Wednesday, April 20, 2005

What I Have Learned

Note: the imperatives are meant for me: this is a list from me to me. Not to you. So when I say "be aware" it's a reminder to me. Third edit to fix spacing. Third time's the charm?

I am finishing my second year of Contextual Education (similar to Supervised Ministry, Internships, many other things at other seminaries.) I've written my self-evaluation -- not in the format that is desired, but it's a little more authentic.

What have I learned this year?
1. Behavior does not exist in a vacuum. Including my own.
2. It’s really hard to do Con Ed in my own congregation.
   a. It’s hard to have a friend as my Con Ed Site Supervisor.
3. Criticism should be taken seriously, not personally.
4. Listening never hurts.
   a. Learn to bite your tongue.
   b. It’s easier to just listen than back up and try to take it back.
5. When you become church staff instead of church member,
   you get to go under a microscope.
   a. Things the members will criticize:
     i. Your earrings.
     ii. The way you speak to your children.
     iii. The way you treat your spouse.
     iv. The way you make Chicken Salad Sandwiches.
6. Criticism should be taken seriously, not personally.
7. It was a good thing to put my kids in childcare that isn’t my church.
8. Family is more important than anything at church.
9. For most people, the perception IS the reality.
10. I can’t make everybody happy. Get over it.
11. Remember the parable about the lead, rubber and glass balls.
   Know which ones can be dropped,
   know which ones should be let go of.
   Know which I should protect.
12. Boundaries sometimes are bad,
   knowing the location of the foul lines is good.
   a. Be prepared to handle the fallout if I cross the foul line.
   b. Small course changes done early can save large course
     changes later.
13. Spaces between people, if not filled with useful communication,
   will be filled with garbage.
   a. One person’s passing on a prayer request is someone else’s
     gossip. Be careful.
14. A church is a network of relationships.
   a. It starts with my relationships: with God and my family.
   b. The best ways to create relationship is by teaching small groups,
     hospital visits, home visits and social events.
   c. The best way to know people is not to talk, but to listen.
15. A church member may not remember your sermon or prayer,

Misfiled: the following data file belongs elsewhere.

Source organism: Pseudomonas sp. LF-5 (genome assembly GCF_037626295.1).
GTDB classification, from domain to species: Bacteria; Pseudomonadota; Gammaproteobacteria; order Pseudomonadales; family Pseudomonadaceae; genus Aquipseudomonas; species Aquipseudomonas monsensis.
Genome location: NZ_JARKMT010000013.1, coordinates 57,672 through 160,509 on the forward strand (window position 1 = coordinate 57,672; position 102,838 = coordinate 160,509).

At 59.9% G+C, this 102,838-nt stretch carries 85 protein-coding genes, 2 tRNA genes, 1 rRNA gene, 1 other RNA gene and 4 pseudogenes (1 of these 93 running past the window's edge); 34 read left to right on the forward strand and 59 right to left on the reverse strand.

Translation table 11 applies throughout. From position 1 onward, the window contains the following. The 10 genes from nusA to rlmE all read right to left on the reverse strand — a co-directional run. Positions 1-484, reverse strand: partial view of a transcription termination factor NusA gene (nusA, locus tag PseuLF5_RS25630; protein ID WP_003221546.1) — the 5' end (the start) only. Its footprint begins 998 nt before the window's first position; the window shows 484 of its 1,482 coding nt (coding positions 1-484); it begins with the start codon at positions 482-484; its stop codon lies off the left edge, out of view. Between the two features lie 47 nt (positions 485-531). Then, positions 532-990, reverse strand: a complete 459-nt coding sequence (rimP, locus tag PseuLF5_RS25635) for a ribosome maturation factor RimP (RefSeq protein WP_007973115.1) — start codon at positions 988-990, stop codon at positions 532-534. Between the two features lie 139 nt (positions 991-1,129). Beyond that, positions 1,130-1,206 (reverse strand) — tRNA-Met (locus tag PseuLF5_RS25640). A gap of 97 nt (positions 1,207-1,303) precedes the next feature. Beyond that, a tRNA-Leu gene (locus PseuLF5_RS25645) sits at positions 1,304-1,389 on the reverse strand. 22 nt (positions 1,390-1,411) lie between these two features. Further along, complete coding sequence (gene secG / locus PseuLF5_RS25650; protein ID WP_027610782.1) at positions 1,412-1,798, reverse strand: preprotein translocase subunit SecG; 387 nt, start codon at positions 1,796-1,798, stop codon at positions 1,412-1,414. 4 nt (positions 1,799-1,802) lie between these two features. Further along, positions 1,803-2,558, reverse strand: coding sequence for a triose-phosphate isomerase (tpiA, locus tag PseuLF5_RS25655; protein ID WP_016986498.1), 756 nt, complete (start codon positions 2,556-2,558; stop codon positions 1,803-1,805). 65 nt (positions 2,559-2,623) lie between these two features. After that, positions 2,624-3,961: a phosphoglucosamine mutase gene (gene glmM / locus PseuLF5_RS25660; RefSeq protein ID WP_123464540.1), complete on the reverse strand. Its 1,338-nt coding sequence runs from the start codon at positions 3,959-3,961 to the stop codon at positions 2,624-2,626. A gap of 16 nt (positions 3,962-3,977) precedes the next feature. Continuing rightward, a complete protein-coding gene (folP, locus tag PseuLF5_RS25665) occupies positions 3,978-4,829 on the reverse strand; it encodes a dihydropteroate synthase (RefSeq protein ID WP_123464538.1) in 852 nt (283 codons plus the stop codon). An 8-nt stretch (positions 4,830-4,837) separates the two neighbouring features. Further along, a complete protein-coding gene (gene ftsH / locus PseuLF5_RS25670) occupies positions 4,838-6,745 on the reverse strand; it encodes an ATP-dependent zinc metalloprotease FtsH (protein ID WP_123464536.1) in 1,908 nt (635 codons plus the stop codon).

but will never forget your hospital visit, or your care
   for the family at the nursing home and funeral home.
   a. Don’t worry about what to say at these times.
     My presence is what matters.
16. Meaningful worship is a lot of work – but a large part can be left
   to God.
   a. Some people sweat the details – take care of their anxiety.
     Some people don’t sweat the details – they need to keep lists.
     i. Altar Guild is really big into details.
     ii. The music minister is big into details
     iii. The senior minister is not. Nor am I. Don’t forget it.
   b. It’s hard to hold a volunteer or lay person responsible.
     Time critical things for worship need to be taken care
     or followed up by me personally.
   c. I now know how to properly clean paraments and fill the
     altar candles.
   d. There is a fine line between providing guidance and leadership
     and the perception of “taking over.” Be aware of it.
17. Any and every committee meeting can be and will be improved by
   starting with prayer and devotional.
   a. Especially if it is the Prayer Ministry committee meeting.
18. It’s not my job to fix people. That’s God’s job. Thank God.
19. I love to preach. I love to teach. I love hospital visits.
   I love serving communion.
20. I hate details. I fear being bored. I do not sit still and listen
   for the voice of God. I need to become more disciplined,
   not in my study of the Word, but of my listening in prayer.
   Attend to the holy, and it’s all holy in one way or another.
   Even putting the raisins in the bread.

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